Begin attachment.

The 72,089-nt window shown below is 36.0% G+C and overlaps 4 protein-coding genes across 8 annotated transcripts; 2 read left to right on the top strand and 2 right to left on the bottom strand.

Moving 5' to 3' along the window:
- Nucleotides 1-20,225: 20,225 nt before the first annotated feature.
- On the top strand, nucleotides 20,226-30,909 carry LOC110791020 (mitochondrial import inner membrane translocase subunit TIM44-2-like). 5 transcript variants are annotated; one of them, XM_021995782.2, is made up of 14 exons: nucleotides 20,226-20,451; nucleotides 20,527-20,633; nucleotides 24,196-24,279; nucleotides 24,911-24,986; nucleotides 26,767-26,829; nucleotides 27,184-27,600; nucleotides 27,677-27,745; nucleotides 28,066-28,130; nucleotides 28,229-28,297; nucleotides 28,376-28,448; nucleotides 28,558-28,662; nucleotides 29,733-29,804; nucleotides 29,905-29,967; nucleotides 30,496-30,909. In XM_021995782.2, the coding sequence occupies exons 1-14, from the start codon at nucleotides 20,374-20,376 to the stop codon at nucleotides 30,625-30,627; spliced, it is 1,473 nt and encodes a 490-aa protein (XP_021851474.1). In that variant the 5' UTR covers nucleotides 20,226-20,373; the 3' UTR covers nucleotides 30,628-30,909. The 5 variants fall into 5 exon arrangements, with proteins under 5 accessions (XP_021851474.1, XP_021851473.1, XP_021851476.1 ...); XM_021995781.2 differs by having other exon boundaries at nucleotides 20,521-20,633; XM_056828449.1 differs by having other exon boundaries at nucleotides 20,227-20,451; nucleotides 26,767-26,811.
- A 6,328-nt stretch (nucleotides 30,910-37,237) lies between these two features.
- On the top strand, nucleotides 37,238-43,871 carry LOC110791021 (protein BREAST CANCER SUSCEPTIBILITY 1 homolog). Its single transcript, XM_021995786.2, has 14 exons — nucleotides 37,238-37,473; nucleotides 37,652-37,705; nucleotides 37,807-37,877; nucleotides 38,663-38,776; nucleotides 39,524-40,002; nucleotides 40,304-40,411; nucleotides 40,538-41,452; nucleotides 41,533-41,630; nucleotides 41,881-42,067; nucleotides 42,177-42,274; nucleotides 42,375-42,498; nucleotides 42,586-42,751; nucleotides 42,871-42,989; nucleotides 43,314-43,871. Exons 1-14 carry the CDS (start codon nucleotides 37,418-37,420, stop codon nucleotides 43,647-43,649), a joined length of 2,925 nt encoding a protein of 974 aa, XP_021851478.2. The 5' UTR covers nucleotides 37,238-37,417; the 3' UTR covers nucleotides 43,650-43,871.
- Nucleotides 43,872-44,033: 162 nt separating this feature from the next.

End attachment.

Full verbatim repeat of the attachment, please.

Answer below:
The 72,089-nt window shown below is 36.0% G+C and overlaps 4 protein-coding genes across 8 annotated transcripts; 2 read left to right on the top strand and 2 right to left on the bottom strand.

Moving 5' to 3' along the window:
- Nucleotides 1-20,225: 20,225 nt before the first annotated feature.
- On the top strand, nucleotides 20,226-30,909 carry LOC110791020 (mitochondrial import inner membrane translocase subunit TIM44-2-like). 5 transcript variants are annotated; one of them, XM_021995782.2, is made up of 14 exons: nucleotides 20,226-20,451; nucleotides 20,527-20,633; nucleotides 24,196-24,279; nucleotides 24,911-24,986; nucleotides 26,767-26,829; nucleotides 27,184-27,600; nucleotides 27,677-27,745; nucleotides 28,066-28,130; nucleotides 28,229-28,297; nucleotides 28,376-28,448; nucleotides 28,558-28,662; nucleotides 29,733-29,804; nucleotides 29,905-29,967; nucleotides 30,496-30,909. In XM_021995782.2, the coding sequence occupies exons 1-14, from the start codon at nucleotides 20,374-20,376 to the stop codon at nucleotides 30,625-30,627; spliced, it is 1,473 nt and encodes a 490-aa protein (XP_021851474.1). In that variant the 5' UTR covers nucleotides 20,226-20,373; the 3' UTR covers nucleotides 30,628-30,909. The 5 variants fall into 5 exon arrangements, with proteins under 5 accessions (XP_021851474.1, XP_021851473.1, XP_021851476.1 ...); XM_021995781.2 differs by having other exon boundaries at nucleotides 20,521-20,633; XM_056828449.1 differs by having other exon boundaries at nucleotides 20,227-20,451; nucleotides 26,767-26,811.
- A 6,328-nt stretch (nucleotides 30,910-37,237) lies between these two features.
- On the top strand, nucleotides 37,238-43,871 carry LOC110791021 (protein BREAST CANCER SUSCEPTIBILITY 1 homolog). Its single transcript, XM_021995786.2, has 14 exons — nucleotides 37,238-37,473; nucleotides 37,652-37,705; nucleotides 37,807-37,877; nucleotides 38,663-38,776; nucleotides 39,524-40,002; nucleotides 40,304-40,411; nucleotides 40,538-41,452; nucleotides 41,533-41,630; nucleotides 41,881-42,067; nucleotides 42,177-42,274; nucleotides 42,375-42,498; nucleotides 42,586-42,751; nucleotides 42,871-42,989; nucleotides 43,314-43,871. Exons 1-14 carry the CDS (start codon nucleotides 37,418-37,420, stop codon nucleotides 43,647-43,649), a joined length of 2,925 nt encoding a protein of 974 aa, XP_021851478.2. The 5' UTR covers nucleotides 37,238-37,417; the 3' UTR covers nucleotides 43,650-43,871.
- Nucleotides 43,872-44,033: 162 nt separating this feature from the next.